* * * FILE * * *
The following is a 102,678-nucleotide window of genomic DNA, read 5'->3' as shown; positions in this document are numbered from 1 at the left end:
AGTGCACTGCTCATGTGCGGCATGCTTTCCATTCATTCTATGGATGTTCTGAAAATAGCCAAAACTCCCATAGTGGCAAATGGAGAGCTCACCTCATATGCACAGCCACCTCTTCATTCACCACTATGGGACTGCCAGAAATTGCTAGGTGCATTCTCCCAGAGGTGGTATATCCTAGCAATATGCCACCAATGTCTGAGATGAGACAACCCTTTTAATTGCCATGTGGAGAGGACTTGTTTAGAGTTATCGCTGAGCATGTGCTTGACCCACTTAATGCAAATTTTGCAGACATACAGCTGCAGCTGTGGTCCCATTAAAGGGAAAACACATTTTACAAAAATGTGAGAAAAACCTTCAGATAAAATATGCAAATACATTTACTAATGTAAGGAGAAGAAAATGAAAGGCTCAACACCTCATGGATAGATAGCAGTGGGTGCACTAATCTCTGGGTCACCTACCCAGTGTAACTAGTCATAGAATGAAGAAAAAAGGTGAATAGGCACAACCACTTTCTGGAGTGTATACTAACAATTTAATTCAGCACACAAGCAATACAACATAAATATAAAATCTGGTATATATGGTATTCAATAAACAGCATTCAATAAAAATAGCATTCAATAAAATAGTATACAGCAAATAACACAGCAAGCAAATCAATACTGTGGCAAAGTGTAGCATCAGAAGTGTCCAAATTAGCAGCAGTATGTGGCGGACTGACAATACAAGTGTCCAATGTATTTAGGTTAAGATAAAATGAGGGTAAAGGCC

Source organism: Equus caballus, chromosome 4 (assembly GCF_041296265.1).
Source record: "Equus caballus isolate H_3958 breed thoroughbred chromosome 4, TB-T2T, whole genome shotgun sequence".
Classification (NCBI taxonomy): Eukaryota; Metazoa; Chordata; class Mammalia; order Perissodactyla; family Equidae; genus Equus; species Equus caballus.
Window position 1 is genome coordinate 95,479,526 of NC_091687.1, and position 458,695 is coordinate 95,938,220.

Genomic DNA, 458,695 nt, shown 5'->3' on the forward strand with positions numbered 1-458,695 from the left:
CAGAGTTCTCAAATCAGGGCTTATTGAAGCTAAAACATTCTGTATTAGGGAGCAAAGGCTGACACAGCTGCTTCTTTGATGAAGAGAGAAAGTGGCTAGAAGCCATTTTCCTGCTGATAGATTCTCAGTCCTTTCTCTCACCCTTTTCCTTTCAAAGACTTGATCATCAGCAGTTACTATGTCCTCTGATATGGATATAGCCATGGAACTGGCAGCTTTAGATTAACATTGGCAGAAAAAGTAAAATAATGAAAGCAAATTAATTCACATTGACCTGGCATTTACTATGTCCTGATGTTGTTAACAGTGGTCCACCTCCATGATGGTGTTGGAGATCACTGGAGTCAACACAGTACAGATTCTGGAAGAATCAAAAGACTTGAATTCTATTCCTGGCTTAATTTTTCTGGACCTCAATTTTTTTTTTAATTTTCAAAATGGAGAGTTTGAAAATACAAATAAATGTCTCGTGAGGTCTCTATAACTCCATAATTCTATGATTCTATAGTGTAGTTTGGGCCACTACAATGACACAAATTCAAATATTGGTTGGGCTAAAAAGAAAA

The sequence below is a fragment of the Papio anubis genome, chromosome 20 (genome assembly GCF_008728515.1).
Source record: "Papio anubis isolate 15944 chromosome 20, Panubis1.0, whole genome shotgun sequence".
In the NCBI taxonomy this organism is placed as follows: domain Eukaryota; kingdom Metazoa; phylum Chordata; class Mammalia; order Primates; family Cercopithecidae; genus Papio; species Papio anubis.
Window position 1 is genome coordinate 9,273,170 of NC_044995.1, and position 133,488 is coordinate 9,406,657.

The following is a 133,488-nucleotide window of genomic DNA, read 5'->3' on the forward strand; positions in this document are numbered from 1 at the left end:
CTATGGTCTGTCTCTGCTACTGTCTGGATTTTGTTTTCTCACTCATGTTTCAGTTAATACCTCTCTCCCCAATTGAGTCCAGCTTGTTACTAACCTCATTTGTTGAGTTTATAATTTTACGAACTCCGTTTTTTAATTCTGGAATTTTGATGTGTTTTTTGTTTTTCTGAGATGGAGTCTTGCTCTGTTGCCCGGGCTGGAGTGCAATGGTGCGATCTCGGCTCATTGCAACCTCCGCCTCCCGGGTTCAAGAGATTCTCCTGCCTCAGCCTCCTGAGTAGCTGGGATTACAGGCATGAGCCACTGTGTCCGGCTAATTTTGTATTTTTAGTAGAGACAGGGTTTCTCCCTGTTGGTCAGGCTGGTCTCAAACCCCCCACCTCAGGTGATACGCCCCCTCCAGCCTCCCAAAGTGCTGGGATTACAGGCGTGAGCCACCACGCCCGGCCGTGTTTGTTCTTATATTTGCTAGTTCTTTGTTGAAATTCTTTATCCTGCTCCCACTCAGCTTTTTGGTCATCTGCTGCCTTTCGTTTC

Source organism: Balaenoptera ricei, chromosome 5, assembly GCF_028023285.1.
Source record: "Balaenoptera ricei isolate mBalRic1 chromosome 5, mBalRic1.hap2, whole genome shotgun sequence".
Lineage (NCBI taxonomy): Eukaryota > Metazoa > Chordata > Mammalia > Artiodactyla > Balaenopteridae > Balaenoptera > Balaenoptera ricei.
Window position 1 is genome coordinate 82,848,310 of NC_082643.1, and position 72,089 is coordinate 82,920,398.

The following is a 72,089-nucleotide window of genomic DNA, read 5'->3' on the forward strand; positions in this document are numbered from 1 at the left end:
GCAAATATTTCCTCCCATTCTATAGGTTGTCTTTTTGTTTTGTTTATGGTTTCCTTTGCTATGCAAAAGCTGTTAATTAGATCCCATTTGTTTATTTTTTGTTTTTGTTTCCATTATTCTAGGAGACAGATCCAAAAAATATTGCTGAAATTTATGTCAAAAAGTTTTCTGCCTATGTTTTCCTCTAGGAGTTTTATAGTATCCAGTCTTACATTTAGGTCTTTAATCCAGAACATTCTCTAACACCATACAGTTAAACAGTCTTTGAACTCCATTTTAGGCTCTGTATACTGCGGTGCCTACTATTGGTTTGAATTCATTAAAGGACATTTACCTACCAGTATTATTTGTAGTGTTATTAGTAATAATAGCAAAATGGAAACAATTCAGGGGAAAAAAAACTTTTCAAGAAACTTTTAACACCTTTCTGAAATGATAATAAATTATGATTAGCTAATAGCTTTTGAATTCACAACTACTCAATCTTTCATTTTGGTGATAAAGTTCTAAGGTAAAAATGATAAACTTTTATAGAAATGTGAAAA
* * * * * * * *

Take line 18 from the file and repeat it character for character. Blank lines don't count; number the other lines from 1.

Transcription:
Window position 1 is genome coordinate 82,848,310 of NC_082643.1, and position 72,089 is coordinate 82,920,398.